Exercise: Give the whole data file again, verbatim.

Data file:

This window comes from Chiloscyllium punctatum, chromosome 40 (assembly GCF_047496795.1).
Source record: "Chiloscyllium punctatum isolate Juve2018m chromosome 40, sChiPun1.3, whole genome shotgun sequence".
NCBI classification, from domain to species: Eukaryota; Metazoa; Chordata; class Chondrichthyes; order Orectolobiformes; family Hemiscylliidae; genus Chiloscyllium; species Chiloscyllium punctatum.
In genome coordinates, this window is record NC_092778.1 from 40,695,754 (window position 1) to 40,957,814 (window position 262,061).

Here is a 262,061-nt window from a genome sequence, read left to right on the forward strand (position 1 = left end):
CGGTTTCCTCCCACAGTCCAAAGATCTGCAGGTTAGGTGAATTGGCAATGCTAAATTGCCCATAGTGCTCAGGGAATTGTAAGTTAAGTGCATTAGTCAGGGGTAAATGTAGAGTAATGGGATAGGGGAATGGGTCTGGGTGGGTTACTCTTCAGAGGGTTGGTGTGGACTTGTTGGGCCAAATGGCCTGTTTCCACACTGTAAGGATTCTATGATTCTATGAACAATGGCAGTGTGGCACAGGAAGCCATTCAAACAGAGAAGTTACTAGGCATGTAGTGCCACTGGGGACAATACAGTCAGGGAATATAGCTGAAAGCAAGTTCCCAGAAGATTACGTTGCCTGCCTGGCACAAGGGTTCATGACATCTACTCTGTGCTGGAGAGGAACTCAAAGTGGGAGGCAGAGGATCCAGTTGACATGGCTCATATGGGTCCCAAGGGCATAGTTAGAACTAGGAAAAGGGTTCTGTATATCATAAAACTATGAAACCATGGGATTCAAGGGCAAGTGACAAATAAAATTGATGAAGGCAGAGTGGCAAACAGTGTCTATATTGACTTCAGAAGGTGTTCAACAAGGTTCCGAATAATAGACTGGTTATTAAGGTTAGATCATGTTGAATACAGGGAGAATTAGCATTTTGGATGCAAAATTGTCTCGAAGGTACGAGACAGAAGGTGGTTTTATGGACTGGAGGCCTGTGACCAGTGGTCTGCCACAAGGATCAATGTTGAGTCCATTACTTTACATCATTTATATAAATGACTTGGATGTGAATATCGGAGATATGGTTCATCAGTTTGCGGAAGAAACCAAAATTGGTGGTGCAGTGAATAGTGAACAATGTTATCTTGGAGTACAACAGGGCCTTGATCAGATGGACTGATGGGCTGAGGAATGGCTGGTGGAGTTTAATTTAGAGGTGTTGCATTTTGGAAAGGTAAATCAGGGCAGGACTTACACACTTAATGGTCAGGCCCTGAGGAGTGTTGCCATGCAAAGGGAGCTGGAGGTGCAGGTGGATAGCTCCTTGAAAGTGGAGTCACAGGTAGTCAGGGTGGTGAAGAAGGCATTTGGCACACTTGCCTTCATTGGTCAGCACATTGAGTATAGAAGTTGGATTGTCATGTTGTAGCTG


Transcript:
This window comes from Chiloscyllium punctatum, chromosome 40 (assembly GCF_047496795.1).
Source record: "Chiloscyllium punctatum isolate Juve2018m chromosome 40, sChiPun1.3, whole genome shotgun sequence".
NCBI classification, from domain to species: Eukaryota; Metazoa; Chordata; class Chondrichthyes; order Orectolobiformes; family Hemiscylliidae; genus Chiloscyllium; species Chiloscyllium punctatum.
In genome coordinates, this window is record NC_092778.1 from 40,695,754 (window position 1) to 40,957,814 (window position 262,061).

Here is a 262,061-nt window from a genome sequence, read left to right on the forward strand (position 1 = left end):
CGGTTTCCTCCCACAGTCCAAAGATCTGCAGGTTAGGTGAATTGGCAATGCTAAATTGCCCATAGTGCTCAGGGAATTGTAAGTTAAGTGCATTAGTCAGGGGTAAATGTAGAGTAATGGGATAGGGGAATGGGTCTGGGTGGGTTACTCTTCAGAGGGTTGGTGTGGACTTGTTGGGCCAAATGGCCTGTTTCCACACTGTAAGGATTCTATGATTCTATGAACAATGGCAGTGTGGCACAGGAAGCCATTCAAACAGAGAAGTTACTAGGCATGTAGTGCCACTGGGGACAATACAGTCAGGGAATATAGCTGAAAGCAAGTTCCCAGAAGATTACGTTGCCTGCCTGGCACAAGGGTTCATGACATCTACTCTGTGCTGGAGAGGAACTCAAAGTGGGAGGCAGAGGATCCAGTTGACATGGCTCATATGGGTCCCAAGGGCATAGTTAGAACTAGGAAAAGGGTTCTGTATATCATAAAACTATGAAACCATGGGATTCAAGGGCAAGTGACAAATAAAATTGATGAAGGCAGAGTGGCAAACAGTGTCTATATTGACTTCAGAAGGTGTTCAACAAGGTTCCGAATAATAGACTGGTTATTAAGGTTAGATCATGTTGAATACAGGGAGAATTAGCATTTTGGATGCAAAATTGTCTCGAAGGTACGAGACAGAAGGTGGTTTTATGGACTGGAGGCCTGTGACCAGTGGTCTGCCACAAGGATCAATGTTGAGTCCATTACTTTACATCATTTATATAAATGACTTGGATGTGAATATCGGAGATATGGTTCATCAGTTTGCGGAAGAAACCAAAATTGGTGGTGCAGTGAATAGTGAACAATGTTATCTTGGAGTACAACAGGGCCTTGATCAGATGGACTGATGGGCTGAGGAATGGCTGGTGGAGTTTAATTTAGAGGTGTTGCATTTTGGAAAGGTAAATCAGGGCAGGACTTACACACTTAATGGTCAGGCCCTGAGGAGTGTTGCCATGCAAAGGGAGCTGGAGGTGCAGGTGGATAGCTCCTTGAAAGTGGAGTCACAGGTAGTCAGGGTGGTGAAGAAGGCATTTGGCACACTTGCCTTCATTGGTCAGCACATTGAGTATAGAAGTTGGATTGTCATGTTGTAGCTG